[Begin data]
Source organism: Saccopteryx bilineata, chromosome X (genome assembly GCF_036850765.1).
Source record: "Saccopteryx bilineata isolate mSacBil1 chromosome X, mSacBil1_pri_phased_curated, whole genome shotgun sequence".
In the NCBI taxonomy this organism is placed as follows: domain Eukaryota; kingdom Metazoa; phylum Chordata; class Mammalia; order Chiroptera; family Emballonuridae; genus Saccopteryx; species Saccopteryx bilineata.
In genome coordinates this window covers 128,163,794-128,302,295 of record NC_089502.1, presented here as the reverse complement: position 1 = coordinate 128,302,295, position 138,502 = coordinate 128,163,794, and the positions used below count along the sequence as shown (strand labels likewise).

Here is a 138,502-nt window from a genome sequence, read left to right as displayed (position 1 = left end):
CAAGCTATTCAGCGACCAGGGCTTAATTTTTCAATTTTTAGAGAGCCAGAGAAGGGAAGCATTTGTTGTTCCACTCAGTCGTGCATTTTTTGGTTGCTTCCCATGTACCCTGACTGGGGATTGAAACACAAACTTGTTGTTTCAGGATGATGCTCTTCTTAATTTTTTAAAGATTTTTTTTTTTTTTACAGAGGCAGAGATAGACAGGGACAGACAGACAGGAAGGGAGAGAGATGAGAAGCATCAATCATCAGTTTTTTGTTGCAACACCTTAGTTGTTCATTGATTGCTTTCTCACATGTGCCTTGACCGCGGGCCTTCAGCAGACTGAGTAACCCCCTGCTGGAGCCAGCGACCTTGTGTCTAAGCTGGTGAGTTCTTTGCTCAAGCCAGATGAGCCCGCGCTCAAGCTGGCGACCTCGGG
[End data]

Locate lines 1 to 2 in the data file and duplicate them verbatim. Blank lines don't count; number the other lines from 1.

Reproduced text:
Source organism: Saccopteryx bilineata, chromosome X (genome assembly GCF_036850765.1).
Source record: "Saccopteryx bilineata isolate mSacBil1 chromosome X, mSacBil1_pri_phased_curated, whole genome shotgun sequence".